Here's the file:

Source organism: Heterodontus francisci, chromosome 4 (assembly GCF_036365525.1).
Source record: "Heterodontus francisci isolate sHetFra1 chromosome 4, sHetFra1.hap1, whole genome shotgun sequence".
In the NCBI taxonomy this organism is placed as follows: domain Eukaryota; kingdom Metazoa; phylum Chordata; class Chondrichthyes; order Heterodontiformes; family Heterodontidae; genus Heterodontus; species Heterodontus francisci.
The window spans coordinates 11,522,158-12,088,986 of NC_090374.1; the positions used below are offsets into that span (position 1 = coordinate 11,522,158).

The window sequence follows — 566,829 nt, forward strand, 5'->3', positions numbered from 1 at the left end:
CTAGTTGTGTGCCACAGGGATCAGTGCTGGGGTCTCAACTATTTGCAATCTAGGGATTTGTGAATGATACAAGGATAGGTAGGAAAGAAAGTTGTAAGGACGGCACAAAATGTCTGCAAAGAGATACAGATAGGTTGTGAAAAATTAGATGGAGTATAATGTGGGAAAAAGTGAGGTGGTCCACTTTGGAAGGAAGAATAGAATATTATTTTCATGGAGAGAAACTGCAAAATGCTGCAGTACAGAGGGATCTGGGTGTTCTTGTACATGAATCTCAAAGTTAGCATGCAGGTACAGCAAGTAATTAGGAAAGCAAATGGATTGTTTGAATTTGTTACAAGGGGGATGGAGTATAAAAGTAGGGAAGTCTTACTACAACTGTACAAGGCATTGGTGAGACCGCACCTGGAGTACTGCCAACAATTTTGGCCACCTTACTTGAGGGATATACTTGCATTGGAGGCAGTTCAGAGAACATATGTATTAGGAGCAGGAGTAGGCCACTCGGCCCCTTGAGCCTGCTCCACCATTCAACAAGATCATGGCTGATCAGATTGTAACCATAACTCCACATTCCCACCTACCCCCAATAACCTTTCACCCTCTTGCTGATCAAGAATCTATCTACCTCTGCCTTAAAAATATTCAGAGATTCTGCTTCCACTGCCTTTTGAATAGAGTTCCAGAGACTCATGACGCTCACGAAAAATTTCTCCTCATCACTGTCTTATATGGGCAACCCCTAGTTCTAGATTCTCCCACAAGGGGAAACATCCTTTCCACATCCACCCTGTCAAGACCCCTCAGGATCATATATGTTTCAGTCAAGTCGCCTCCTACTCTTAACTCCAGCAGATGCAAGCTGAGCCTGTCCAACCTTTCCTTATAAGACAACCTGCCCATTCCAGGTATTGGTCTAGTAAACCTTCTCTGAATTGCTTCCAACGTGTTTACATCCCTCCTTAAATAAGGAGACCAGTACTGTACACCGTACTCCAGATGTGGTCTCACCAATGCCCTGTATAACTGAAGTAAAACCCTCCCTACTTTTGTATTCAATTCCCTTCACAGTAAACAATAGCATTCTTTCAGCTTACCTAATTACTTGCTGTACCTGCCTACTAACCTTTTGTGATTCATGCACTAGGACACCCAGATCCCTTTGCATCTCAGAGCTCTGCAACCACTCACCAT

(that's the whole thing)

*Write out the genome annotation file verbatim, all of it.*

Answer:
Source organism: Heterodontus francisci, chromosome 4 (assembly GCF_036365525.1).
Source record: "Heterodontus francisci isolate sHetFra1 chromosome 4, sHetFra1.hap1, whole genome shotgun sequence".
In the NCBI taxonomy this organism is placed as follows: domain Eukaryota; kingdom Metazoa; phylum Chordata; class Chondrichthyes; order Heterodontiformes; family Heterodontidae; genus Heterodontus; species Heterodontus francisci.
The window spans coordinates 11,522,158-12,088,986 of NC_090374.1; the positions used below are offsets into that span (position 1 = coordinate 11,522,158).

The window sequence follows — 566,829 nt, forward strand, 5'->3', positions numbered from 1 at the left end:
CTAGTTGTGTGCCACAGGGATCAGTGCTGGGGTCTCAACTATTTGCAATCTAGGGATTTGTGAATGATACAAGGATAGGTAGGAAAGAAAGTTGTAAGGACGGCACAAAATGTCTGCAAAGAGATACAGATAGGTTGTGAAAAATTAGATGGAGTATAATGTGGGAAAAAGTGAGGTGGTCCACTTTGGAAGGAAGAATAGAATATTATTTTCATGGAGAGAAACTGCAAAATGCTGCAGTACAGAGGGATCTGGGTGTTCTTGTACATGAATCTCAAAGTTAGCATGCAGGTACAGCAAGTAATTAGGAAAGCAAATGGATTGTTTGAATTTGTTACAAGGGGGATGGAGTATAAAAGTAGGGAAGTCTTACTACAACTGTACAAGGCATTGGTGAGACCGCACCTGGAGTACTGCCAACAATTTTGGCCACCTTACTTGAGGGATATACTTGCATTGGAGGCAGTTCAGAGAACATATGTATTAGGAGCAGGAGTAGGCCACTCGGCCCCTTGAGCCTGCTCCACCATTCAACAAGATCATGGCTGATCAGATTGTAACCATAACTCCACATTCCCACCTACCCCCAATAACCTTTCACCCTCTTGCTGATCAAGAATCTATCTACCTCTGCCTTAAAAATATTCAGAGATTCTGCTTCCACTGCCTTTTGAATAGAGTTCCAGAGACTCATGACGCTCACGAAAAATTTCTCCTCATCACTGTCTTATATGGGCAACCCCTAGTTCTAGATTCTCCCACAAGGGGAAACATCCTTTCCACATCCACCCTGTCAAGACCCCTCAGGATCATATATGTTTCAGTCAAGTCGCCTCCTACTCTTAACTCCAGCAGATGCAAGCTGAGCCTGTCCAACCTTTCCTTATAAGACAACCTGCCCATTCCAGGTATTGGTCTAGTAAACCTTCTCTGAATTGCTTCCAACGTGTTTACATCCCTCCTTAAATAAGGAGACCAGTACTGTACACCGTACTCCAGATGTGGTCTCACCAATGCCCTGTATAACTGAAGTAAAACCCTCCCTACTTTTGTATTCAATTCCCTTCACAGTAAACAATAGCATTCTTTCAGCTTACCTAATTACTTGCTGTACCTGCCTACTAACCTTTTGTGATTCATGCACTAGGACACCCAGATCCCTTTGCATCTCAGAGCTCTGCAACCACTCACCAT